*[17 minute read]*

It’s no exaggeration to say that the concept of a wave is one of the most useful ideas in engineering and physics. Waves are so omnipresent in the world around us that just about everyone has an idea of what they are. Some might think of the waves on the ocean surface, while others might think of their use in the vast network of wireless transmitters and receivers that surrounds most of us in daily life. The ability to work out how waves travel, convey information from one point to another, or dissipate away, is essential to their practical use. However, in most cases, working this out isn’t a trivial task.

A particularly powerful and common tool for studying the evolution of waves is the Fourier transform. In short, it involves decomposing a function (real or complex) into simple waves which can be manipulated individually, a much easier task. The Fourier transform is used throughout the technical world

At Optalysys, we are developing a Fourier optical computing system that combines silicon photonics with free-space optics, allowing us to perform Fourier transforms and convolutions more efficiently, by orders of magnitude, than CPUs and GPUs can. In this article, we report experimental results obtained with our first silicon photonics demonstrator showing that wave propagation can be simulated accurately using an optical device. To the best of our knowledge, this is the first experimental demonstration of a silicon photonic system in simulating wave propagation.

We’ve already mentioned a couple of generic examples of waves, but these hardly start to describe the wide range of phenomena they are involved in.

Formally, a ‘wave’ can be defined as a propagating variation of one or more quantities, often with respect to an equilibrium value. This general definition describes very different phenomena, such as:

Ocean surface waves, mainly generated by wind or geological events and propagating in the upper layer of the ocean.

Sound waves, making up everything we can hear (and much more).

Light, which may be seen as a perturbation of the electro-magnetic field.

Seismic waves, propagating either on the surface or in the interior of the Earth.

Gravitational waves: disturbances of space-time itself predicted by Einstein’s General Relativity and first observed in 2015 by the LIGO scientific collaboration. (This observation earned Rainer Weiss, Kip Thorne, and Barry Barish the 2017 Nobel Prize in physics.)

The wave-function associated with a particle in quantum mechanics, and perturbations of quantized fields in quantum field theories.

This list is, of course, far from exhaustive. While each kind of wave has its own specific properties and quirks, they also share many common features and can be described, at least to some extent, by similar or identical mathematical models. Needless to say, simulating these models has important practical applications. Beyond the theoretical interest of understanding phenomena where waves occur, it allows us, for instance, to quickly estimate when and where a tsunami may strike after the detection of sub-oceanic geological activity. To give another scenario with decidedly lower-stakes, wave analysis may guide the design of concert halls to ensure an optimal acoustic quality from any seat.

The wave propagation problem consists in finding how waves evolve in time. It is one of the most important questions in the study of waves. For instance, going back to the tsunami example given above, if you detect geological activity below the ocean floor then you want to know how seismic and oceanic waves will propagate away from the epicentre to determine if there is a risk the tsunami may strike inhabited land and, if yes, when, where, and with what amplitude. In very few cases, this problem can be solved with as little as pen and paper by writing down some equations and a few lines of algebra. However, these cases are mostly of academic interest. In practice, most situations are far too complicated for that. Numerical simulations on computers are then the only way to reliably estimate how waves propagate.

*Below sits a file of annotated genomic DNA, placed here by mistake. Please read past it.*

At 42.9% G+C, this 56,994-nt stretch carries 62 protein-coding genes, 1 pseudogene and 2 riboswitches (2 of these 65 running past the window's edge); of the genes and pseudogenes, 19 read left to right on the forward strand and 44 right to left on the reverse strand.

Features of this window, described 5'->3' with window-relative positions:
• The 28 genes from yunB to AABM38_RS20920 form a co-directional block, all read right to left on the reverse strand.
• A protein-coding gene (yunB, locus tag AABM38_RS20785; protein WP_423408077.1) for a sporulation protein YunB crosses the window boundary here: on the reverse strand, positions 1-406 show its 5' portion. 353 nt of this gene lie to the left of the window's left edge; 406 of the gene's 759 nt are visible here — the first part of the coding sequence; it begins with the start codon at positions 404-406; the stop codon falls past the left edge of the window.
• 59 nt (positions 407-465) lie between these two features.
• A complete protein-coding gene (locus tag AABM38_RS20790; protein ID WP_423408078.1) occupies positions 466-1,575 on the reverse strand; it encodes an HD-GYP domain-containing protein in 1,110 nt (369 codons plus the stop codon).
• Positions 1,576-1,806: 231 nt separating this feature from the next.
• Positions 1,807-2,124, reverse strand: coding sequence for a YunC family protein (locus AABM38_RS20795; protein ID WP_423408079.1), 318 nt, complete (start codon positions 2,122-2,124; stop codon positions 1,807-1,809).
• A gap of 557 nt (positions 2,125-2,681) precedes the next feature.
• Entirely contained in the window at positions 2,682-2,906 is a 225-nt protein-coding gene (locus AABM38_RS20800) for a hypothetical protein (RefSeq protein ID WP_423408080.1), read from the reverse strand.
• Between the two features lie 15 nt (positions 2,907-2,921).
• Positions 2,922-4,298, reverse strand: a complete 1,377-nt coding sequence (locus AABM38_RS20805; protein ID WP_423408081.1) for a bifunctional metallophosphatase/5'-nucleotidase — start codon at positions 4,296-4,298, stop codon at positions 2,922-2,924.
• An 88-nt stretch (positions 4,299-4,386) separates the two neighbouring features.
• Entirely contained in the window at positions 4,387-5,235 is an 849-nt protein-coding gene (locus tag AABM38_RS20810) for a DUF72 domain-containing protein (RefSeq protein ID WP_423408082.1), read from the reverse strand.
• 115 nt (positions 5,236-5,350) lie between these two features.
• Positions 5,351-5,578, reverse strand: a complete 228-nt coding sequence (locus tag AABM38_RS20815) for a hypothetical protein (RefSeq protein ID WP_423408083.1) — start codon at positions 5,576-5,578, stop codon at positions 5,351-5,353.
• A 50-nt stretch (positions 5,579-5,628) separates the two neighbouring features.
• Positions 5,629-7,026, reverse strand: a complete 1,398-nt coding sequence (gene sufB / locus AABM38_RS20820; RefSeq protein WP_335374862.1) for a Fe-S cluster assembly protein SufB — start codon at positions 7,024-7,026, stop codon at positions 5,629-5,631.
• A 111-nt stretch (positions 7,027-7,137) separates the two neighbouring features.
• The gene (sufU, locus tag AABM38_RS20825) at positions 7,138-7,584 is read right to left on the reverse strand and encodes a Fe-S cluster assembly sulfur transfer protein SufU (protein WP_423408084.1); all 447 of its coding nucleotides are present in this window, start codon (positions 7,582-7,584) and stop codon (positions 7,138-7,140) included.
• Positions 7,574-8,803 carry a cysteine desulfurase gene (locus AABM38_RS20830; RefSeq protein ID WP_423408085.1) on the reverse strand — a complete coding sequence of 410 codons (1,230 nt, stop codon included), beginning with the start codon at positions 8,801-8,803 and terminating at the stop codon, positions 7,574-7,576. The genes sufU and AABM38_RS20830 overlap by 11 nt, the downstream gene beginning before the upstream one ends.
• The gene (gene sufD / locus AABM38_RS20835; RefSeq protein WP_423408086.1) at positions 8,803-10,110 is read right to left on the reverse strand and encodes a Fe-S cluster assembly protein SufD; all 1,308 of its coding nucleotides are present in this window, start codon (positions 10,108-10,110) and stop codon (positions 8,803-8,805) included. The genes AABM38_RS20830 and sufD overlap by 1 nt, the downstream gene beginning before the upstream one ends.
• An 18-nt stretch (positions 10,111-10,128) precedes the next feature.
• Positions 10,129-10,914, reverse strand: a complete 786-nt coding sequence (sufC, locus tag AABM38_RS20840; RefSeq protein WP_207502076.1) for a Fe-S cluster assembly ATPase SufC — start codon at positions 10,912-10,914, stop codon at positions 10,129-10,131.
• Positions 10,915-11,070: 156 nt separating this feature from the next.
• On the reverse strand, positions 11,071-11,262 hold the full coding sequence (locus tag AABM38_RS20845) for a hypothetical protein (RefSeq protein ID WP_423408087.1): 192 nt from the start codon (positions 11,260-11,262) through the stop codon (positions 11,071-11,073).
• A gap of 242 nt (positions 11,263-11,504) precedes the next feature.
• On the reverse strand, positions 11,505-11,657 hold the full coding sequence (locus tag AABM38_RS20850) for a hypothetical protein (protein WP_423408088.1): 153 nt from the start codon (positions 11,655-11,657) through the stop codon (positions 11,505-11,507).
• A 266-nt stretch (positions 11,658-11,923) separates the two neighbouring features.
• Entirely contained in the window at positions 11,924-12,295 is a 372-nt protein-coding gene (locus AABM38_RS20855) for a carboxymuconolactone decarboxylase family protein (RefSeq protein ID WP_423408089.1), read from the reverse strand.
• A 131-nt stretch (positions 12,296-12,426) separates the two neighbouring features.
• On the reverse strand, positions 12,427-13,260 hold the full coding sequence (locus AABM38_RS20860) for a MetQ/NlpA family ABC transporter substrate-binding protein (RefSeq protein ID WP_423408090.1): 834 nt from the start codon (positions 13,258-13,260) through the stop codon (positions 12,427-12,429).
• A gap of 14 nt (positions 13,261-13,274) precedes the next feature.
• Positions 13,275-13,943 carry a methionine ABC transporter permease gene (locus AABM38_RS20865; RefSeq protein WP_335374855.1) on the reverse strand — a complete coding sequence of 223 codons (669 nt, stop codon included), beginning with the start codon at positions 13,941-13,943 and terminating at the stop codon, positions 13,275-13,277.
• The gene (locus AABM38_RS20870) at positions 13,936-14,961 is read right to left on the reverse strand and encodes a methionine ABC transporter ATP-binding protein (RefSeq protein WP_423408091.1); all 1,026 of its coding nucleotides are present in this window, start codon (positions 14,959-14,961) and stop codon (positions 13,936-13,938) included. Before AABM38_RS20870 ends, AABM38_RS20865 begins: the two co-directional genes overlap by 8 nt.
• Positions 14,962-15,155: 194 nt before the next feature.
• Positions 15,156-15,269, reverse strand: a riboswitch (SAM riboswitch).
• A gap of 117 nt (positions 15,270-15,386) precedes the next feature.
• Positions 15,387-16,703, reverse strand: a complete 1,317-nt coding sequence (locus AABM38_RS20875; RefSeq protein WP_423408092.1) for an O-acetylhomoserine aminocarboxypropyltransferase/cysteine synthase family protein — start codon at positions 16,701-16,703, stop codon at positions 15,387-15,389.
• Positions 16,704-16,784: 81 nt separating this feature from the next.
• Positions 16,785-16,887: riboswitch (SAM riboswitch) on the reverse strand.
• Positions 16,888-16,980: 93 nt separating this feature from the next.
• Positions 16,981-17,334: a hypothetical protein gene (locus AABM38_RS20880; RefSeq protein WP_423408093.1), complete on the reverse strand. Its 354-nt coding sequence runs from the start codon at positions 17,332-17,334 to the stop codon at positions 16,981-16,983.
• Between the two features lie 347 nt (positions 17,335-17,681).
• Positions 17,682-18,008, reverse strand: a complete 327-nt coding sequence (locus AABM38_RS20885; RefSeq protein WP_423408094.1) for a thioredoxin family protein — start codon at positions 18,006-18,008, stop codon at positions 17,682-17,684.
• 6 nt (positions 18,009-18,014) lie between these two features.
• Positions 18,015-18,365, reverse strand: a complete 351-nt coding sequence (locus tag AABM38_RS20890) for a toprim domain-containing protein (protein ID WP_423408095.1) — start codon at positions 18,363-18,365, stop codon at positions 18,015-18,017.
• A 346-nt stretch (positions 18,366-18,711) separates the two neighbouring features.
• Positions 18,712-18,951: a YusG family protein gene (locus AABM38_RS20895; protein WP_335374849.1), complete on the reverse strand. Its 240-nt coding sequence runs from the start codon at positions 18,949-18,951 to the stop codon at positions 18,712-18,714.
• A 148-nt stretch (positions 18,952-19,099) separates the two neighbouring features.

These numerical simulations can require a lot of compute power, especially when a high precision is needed or when some uncertainty about the initial conditions or medium in which the waves propagate (for instance, in the seismic wave example, there may be some uncertainty about the precise location of the epicentre) require that many simulations are performed to account for all possibilities. As we will explain below, the Fourier transform is often a major bottleneck in these computations. Fortunately, it is possible to make this operation considerably faster and more efficient. The solution is free-space optics.

The study of wave propagation falls in the wider field of digital signal processing (DSP). This is a huge domain with a broad range of applications in:

Communication systems, where it is used for modulation and demodulation, channel equalization, and echo or background noise cancellation,

Consumer electronics (notably in audio and video encoding / decoding and speech synthesis / recognition),

In the music industry (to generate audio effects, reduce background noise, or in synthetic instruments),

Medical diagnosis (magnetic-resonance imaging, ultrasonic imaging, computer tomography,…),

Geophysics (mostly in seismology, studies of the Earth upper layers, and oil exploration),

Astronomy,

Aviation (through radar and radio navigation),

Information security (

*e.g*. for steganography and digital watermarking),

… in fact, just about any application that requires us to work with signals produced by sensors.

While we will focus on wave propagation in this article, the concepts and tools we demonstrate are more widely applicable to DSP. In particular, the Fourier transform is one of the main ingredients of many DSP applications. The results we show for the optical Fourier engine can thus be generalized to numerous applications beyond wave propagation.